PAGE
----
Ex 10 A type system
This example is a reasonable sized system to illustrate many aspects of the syntax, particularly as it relates to data types and operators. The attached archive contains the following three files:
script.txt  to generate the complete type system
Why.txt  a full description of why another type system has been developed although Rel has its own
Behaviour.txt  the expected behaviour of type systems
This example type system is believed to be internally consistent, and compatible with TTM strictures, though this has not been proved. It is internally documented. The type system is not complete  it is short on needed operators, and is only a skeleton as regards the values of the respective base data types.
Any comments, corrections, observations, criticisms, or compliments will be very welcome, and useful.
Ex 10 A type system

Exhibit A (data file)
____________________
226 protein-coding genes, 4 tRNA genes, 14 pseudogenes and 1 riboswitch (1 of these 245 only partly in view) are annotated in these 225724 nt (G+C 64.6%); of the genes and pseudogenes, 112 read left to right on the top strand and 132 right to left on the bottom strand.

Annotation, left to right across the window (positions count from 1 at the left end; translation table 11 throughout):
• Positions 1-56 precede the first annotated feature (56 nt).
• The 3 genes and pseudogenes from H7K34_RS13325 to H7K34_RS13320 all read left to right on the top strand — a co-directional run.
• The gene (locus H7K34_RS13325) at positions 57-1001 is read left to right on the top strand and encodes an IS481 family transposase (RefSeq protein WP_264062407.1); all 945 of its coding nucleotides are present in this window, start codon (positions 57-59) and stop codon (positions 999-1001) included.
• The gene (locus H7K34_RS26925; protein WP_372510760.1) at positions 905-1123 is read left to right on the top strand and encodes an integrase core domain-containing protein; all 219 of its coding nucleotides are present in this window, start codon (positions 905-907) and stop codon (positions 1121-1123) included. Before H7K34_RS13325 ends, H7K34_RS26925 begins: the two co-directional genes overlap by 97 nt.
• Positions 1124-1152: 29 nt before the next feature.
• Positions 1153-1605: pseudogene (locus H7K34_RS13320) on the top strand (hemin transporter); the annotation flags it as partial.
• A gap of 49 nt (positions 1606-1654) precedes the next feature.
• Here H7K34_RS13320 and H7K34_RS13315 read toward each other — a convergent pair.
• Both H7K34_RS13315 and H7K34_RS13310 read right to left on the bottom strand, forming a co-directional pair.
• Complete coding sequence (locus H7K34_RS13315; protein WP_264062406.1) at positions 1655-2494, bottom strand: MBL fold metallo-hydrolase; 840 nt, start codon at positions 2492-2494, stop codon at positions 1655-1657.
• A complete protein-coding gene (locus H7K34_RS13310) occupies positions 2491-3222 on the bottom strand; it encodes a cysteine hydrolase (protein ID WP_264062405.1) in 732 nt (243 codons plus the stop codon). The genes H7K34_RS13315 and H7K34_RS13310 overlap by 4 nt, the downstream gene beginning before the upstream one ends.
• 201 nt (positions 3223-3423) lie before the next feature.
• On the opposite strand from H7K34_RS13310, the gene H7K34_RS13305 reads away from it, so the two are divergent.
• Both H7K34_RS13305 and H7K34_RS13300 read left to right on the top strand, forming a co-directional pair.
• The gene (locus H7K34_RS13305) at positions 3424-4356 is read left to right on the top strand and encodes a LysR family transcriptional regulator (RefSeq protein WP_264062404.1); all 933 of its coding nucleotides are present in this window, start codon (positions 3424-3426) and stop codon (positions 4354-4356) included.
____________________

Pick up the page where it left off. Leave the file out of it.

Re: Ex 10 A type system
Good stuff. I wonder if you'd consider posting the contents of the ZIP file as a post, here, or perhaps even better as three separate posts? That would make it more convenient to quote, copy, or refer to specific items in responses.

 Posts: 76
 Joined: Sat Aug 18, 2012 2:13 pm
Re: Ex 10 A type system
OK  I'll put the script in this thread; the expectations in language discussions; and the rationale as a separate thread.

 Posts: 76
 Joined: Sat Aug 18, 2012 2:13 pm
Ex10 Type definition system
EDITED 20131117 incorporating substantial refinements of the system.
Code: Select all
//
// Bootstrap
//
OPERATOR LENGTH(s CHAR) RETURNS INTEGER Java FOREIGN
return ValueInteger.select(context.getGenerator(), s.stringValue().length());
END OPERATOR;
TYPE ID POSSREP { VALUE CHARACTER CONSTRAINT LENGTH ( VALUE ) <= 36 };
TYPE nonneg_int POSSREP { VALUE INTEGER CONSTRAINT ( VALUE >= 0 ) };
TYPE nonneg_real POSSREP { VALUE RATIONAL CONSTRAINT ( VALUE >= 0.0 ) };
TYPE pos_int POSSREP { VALUE INTEGER CONSTRAINT ( VALUE > 0 ) };